It's a great song by the way.
As discussed in my previous project log, I was able to remove the ADC and DAC otherwise needed to perform the MPPT algorithm, vastly simplifying, if not outright eliminating the need for a microcontroller. The motivation is simple: save cost.
But there's a caveat to this plan of mine; I still need a timing circuit to briefly turn the RT8299 buck regulator off to sample the open current solar panel voltage (Voc). This is where things get interesting.
As shown by my latest breadboard, I've tried a variety of options. I'll discuss the two most interesting below.
My first inclination was to replace the MCU with the good 'ole trusty 555 timer. These ICs have been around since the dawn of semiconductor (mild exaggeration on my part), and today sells well over a billion units a year (not an exaggeration on my part). If you'd like to read more on it's fascinating history, I'd recommend this great oral interview with the inventor.
Anyways, with the 555 timer, it's relatively easy to generate a duty cycle greater than 90%. High duty cycles allows the RT8299 stay enabled and regulating the input solar voltage for as long as possible while briefly turning off to have our peak detector circuit sample for Voc voltage.
I won't go into too much details, but it turns out you can easily generate high duty cycles by using a diode to bypass the resistor between the discharge and trigger pins of the timer (circuit borrowed from this site).
Not too surprisingly, this worked, and after hooking it up to the RT8299, the latter successfully regulated the solar panel voltage.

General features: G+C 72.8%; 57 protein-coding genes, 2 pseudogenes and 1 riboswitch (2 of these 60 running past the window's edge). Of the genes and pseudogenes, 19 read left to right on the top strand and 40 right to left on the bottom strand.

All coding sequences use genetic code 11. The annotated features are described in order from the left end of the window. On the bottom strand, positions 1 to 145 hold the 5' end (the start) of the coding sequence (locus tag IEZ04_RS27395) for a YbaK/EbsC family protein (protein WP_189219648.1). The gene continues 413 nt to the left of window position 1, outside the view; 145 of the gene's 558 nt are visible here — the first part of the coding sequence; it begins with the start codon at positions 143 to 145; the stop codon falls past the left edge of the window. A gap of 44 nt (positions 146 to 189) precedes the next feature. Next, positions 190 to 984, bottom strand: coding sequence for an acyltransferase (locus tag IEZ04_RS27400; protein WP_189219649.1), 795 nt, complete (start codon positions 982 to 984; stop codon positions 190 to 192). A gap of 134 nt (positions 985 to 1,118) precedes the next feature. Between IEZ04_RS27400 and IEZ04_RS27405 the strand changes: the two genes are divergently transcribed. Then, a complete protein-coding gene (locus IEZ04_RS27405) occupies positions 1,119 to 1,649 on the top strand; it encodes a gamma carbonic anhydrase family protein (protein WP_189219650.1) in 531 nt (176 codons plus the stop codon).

Mission accomplished. Well, sort of.
Yes, 555 timers are cheap, but the cheap ones ain't so great. At $0.10 each for the NA555DRG4, we have a 555 timer that has:
- VCC range: 4.5V-16V
- Quiescent current: 10mA @ 16V
The voltage range isn't very wide, and the quiescent current is fairly large. Not ideal.
First, let's fix the voltage range issue. The best range I can find is 2V to 18V. It's doesn't completely encompass the 24V max supported by the RT8299, but at 18V I'm willing to compromise. For that range, we're looking at the ICM7555IBAZ-T. The quiescent of 60uA is *far* superior, but the part cost $0.27 alone, and after adding all the surrounding passive components, we're looking at $0.38, more expensive than microchip's cheapest $0.31 microcontroller (PIC10F200), which could do the same job as the 555 timer.
This is where I try to be clever (clever-er?). I remembered many moons ago learning about the 4000 series and their magical ability to operate at high voltages. Enter the CD14538: a dual mono-stable multivibrator. With a VCC range of 3V-20V (not a typo, look at the datasheet), a quiescent current of 0.08uA, and a price tag of $0.14, this deserved some attention.
Being that they are mono-stable multivibrators, I had to devise a way to retrigger each multivibrator one after the other. The first multivibrator had a long period to simulate the long duty cycle, and the second had the short period to turn the RT8299 off.
After some tweaking, and realizing that the maximum allowable period supported by the IC is 10seconds, I got it to work. Rough schematic looks like this:
The astute observer will notice just how similar this is in implementation to the internals of a 555 timer.
As you could imagine, while a fun exercise in playing with 1970's technology, the large number of external passive add up to an impressive cost: about $0.17. Add this to the $0.14 for the IC itself, and you find that the total cost of this solution is $0.31, the same-ish price as the 555 timer or the PIC10F200. Hardly making progress here.
I'm very close to eliminating the need for a microcontroller, but this timing circuit requirement sure is getting in my way. More to come.